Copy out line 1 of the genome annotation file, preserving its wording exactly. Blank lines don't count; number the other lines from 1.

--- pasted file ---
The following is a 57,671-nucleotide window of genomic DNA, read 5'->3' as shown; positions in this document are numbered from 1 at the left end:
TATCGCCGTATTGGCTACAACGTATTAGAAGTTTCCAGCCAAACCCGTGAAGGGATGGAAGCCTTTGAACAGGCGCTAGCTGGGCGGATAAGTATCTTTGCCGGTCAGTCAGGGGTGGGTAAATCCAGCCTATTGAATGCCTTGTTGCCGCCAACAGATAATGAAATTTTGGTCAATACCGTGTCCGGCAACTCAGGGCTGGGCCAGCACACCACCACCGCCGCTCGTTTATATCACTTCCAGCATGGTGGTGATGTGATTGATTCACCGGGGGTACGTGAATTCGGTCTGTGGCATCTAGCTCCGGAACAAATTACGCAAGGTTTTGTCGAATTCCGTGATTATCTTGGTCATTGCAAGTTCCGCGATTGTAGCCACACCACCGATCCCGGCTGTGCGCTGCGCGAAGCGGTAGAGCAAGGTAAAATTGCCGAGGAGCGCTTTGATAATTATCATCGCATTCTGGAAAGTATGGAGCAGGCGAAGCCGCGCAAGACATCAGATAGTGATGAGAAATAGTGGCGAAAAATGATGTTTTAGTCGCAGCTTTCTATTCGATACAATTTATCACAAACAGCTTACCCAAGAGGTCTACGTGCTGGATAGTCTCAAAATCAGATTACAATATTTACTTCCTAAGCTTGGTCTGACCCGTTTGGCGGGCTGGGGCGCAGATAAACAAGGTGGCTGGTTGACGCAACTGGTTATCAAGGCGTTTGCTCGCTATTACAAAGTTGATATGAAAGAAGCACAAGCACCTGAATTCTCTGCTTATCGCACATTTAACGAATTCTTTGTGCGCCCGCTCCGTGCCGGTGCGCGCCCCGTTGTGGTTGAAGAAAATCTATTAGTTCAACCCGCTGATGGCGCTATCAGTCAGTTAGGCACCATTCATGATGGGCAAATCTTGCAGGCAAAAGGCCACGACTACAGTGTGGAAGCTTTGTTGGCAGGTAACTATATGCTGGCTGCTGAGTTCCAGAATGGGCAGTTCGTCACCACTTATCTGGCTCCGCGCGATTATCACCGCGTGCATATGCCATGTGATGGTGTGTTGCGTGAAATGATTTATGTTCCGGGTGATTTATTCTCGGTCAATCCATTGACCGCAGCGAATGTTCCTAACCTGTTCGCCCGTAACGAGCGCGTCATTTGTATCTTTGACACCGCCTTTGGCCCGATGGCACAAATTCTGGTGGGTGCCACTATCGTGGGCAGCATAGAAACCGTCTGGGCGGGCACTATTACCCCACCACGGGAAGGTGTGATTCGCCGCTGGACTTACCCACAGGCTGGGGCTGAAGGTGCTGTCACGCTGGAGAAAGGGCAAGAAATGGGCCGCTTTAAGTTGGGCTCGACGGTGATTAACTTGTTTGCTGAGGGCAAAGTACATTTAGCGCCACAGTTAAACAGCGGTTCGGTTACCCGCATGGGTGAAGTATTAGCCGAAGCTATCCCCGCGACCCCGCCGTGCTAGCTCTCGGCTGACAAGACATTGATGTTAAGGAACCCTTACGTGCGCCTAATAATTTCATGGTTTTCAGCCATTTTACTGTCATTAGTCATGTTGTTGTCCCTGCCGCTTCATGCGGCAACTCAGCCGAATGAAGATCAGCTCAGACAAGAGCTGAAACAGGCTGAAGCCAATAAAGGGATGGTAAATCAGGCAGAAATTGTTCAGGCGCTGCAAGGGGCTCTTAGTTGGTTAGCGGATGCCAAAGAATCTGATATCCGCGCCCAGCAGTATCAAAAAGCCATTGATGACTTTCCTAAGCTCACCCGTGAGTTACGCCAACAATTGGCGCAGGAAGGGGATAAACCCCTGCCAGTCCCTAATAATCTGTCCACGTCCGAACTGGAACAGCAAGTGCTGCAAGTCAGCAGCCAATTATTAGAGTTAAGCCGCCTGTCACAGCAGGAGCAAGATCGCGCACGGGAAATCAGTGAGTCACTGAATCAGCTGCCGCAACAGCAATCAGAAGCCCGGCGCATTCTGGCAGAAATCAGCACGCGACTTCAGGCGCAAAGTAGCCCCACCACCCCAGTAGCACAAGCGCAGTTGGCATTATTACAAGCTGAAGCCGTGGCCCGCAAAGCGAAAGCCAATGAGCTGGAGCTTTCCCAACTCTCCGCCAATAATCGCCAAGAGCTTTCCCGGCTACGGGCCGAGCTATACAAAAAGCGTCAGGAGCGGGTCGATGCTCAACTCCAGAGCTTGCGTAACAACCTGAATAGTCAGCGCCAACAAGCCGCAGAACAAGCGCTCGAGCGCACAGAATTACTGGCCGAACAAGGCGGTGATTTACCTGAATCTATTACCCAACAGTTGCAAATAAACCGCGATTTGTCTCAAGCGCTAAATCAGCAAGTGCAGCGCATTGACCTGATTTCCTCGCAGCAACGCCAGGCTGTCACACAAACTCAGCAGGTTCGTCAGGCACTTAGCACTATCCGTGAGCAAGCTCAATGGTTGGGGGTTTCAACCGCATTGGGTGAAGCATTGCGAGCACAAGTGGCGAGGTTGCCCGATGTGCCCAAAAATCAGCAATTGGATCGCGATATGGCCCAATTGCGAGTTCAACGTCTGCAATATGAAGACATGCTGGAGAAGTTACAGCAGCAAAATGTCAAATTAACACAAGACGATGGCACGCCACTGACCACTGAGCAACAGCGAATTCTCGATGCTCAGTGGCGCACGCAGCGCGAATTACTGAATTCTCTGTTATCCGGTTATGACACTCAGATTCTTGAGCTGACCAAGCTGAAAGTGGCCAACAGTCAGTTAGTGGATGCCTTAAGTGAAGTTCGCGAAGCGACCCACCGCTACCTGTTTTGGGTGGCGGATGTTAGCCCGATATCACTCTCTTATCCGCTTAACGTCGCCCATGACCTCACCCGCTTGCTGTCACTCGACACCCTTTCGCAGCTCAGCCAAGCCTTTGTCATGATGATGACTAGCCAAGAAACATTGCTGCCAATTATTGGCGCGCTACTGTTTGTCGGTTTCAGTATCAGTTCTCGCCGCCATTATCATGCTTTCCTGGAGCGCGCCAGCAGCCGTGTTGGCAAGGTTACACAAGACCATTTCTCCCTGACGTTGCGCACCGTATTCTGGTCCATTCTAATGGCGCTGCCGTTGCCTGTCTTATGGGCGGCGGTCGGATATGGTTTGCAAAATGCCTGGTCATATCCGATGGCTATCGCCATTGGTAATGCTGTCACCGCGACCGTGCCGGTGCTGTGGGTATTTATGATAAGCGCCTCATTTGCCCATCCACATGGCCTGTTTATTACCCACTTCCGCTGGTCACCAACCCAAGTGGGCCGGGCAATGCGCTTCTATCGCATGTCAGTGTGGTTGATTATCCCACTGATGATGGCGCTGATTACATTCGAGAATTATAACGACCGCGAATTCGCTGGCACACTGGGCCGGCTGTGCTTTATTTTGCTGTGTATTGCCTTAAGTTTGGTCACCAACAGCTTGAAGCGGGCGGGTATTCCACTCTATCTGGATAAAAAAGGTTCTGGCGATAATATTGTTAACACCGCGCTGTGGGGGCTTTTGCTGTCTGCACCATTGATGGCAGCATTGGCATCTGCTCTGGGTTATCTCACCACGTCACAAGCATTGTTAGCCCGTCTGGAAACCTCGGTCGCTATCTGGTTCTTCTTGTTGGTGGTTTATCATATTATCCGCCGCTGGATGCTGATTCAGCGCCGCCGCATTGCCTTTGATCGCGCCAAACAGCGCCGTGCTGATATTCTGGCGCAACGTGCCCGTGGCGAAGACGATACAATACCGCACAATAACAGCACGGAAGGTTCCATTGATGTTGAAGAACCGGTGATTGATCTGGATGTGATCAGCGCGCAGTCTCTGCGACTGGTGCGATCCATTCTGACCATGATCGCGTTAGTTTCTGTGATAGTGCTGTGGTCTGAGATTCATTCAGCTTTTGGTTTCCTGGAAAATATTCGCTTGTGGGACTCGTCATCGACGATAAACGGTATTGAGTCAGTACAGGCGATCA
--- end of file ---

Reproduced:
The following is a 57,671-nucleotide window of genomic DNA, read 5'->3' as shown; positions in this document are numbered from 1 at the left end: